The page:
- Two people are wanted for mortgage fraud after allegedly using fake identification to impersonate the homeowners of a Toronto property and hiring a real estate agent to sell the home without the homeowners’ knowledge.
- The home was then sold to new owners before the real homeowners discovered the fraud several months later.
- Toronto police are seeking information on the male and female suspects.
A police investigation is underway after the owners of a Toronto home returned from a business trip to find their home had been sold without their knowledge.
Investigators allege that in January 2022, a man and woman used fake identification to impersonate the homeowners and hired a real estate agent while they were out of the country for business.
The home was then listed for sale and sold to new owners who took possession of the property, according to police.
Several months after the sale, the real homeowners discovered their property had been sold without their consent.
The alleged fraudsters are now wanted for mortgage fraud.
James Cook is a partner at Gardiner Roberts and is experienced in real estate and professional liability litigation.
While Cook says he can’t comment on this specific incident, he has worked on mortgage fraud cases.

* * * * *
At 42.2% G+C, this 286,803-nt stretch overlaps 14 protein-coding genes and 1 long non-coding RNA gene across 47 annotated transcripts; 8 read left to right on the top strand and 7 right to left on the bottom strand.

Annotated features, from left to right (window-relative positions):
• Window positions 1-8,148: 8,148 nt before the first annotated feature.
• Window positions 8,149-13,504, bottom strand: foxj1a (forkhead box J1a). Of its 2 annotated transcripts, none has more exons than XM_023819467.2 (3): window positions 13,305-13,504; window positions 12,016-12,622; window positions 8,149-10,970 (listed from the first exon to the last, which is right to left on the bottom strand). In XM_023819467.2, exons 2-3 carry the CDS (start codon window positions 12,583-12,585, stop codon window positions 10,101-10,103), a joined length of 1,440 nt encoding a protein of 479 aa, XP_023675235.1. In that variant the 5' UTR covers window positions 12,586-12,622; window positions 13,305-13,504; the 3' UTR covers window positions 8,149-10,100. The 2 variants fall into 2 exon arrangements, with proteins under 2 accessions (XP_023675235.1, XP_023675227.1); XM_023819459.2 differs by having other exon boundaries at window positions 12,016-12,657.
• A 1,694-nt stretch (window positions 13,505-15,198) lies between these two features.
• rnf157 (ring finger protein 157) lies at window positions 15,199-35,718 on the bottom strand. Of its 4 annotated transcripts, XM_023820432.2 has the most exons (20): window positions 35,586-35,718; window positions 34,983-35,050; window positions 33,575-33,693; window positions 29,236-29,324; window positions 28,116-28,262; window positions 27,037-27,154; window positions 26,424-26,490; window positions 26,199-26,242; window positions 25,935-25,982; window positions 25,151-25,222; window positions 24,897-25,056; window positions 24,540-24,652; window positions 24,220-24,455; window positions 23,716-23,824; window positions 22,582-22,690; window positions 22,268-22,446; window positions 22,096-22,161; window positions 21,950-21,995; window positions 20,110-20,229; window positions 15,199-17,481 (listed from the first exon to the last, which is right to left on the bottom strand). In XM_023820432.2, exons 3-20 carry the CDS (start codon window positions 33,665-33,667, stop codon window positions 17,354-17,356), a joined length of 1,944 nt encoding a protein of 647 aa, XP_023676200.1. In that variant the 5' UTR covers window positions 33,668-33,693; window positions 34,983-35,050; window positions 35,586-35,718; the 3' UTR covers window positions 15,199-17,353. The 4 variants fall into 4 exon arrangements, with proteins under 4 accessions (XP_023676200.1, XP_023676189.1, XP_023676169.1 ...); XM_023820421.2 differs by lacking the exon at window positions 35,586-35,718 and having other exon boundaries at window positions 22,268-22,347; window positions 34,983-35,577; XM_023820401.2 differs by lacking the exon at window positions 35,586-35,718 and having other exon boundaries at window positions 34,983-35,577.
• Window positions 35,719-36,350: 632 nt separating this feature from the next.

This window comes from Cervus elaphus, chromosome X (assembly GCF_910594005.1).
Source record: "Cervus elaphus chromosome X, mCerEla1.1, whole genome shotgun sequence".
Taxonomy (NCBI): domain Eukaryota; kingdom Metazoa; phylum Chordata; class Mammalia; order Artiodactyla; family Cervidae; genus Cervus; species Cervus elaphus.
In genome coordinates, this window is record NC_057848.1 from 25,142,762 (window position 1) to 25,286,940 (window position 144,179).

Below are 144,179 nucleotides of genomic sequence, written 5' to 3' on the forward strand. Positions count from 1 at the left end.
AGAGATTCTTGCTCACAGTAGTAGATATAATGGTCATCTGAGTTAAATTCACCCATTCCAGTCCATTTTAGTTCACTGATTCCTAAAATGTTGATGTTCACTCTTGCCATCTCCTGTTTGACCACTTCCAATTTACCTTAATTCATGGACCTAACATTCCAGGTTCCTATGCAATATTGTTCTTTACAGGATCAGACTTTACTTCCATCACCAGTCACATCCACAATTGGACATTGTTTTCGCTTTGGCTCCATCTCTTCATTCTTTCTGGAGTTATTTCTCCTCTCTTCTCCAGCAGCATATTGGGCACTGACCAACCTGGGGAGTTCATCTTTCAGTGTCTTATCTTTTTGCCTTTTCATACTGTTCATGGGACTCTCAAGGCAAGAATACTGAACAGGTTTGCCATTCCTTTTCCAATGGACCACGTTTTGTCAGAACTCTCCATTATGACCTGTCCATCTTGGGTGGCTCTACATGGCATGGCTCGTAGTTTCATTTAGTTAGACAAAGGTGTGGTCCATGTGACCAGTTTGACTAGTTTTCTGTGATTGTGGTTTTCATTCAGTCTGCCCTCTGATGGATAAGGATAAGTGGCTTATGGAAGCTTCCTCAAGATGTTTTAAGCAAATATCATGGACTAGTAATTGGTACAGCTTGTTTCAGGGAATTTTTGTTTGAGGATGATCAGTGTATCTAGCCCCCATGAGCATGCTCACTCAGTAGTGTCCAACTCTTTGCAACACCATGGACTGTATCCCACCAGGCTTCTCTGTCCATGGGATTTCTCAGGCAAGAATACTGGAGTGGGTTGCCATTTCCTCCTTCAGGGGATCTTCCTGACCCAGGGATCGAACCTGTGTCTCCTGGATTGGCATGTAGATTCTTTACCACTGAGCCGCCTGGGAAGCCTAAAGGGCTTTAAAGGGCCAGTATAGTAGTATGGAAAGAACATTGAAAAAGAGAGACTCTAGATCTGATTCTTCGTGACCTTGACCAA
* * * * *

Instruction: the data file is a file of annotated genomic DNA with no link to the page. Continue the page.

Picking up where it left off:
“Mortgage fraud is not a new thing,” Cook says. “But this is probably a rare enough case where you’ve actually got a property involved. I think it’s becoming more common because there’s a lot of money, particularly in Toronto.”
While the listing agent involved in this fraudulent transaction may not have known the IDs used were fake, a realtor is responsible for taking steps to verify the identity of their client.
Longtime Toronto realtor Barry Lebow suggests agents work with lawyers who are thorough and cautious, and avoid working with those who focus on volume, as that may impede their ability to do due diligence.
Lebow also encourages realtors to get back to basics and, in addition to looking at the age and photo on an ID, compare the date of birth to the year of purchase.
Another piece of advice from Cook: “Look out for properties that are tenanted, ones that aren’t ordinarily occupied by the owners.”
The litigator adds that a lot of money can be involved in this type of mortgage fraud, and those with nefarious intentions may pull out all the stops to deceive the professionals involved.
“If criminals are going to go through the exercise of getting authentic looking, phony identification and impersonate somebody, it’s hard to say what anybody can do in those situations to stop it.”
Police have released photos of the two suspects. Anyone with information is asked to contact the Toronto Police Service Financial Crimes Unit.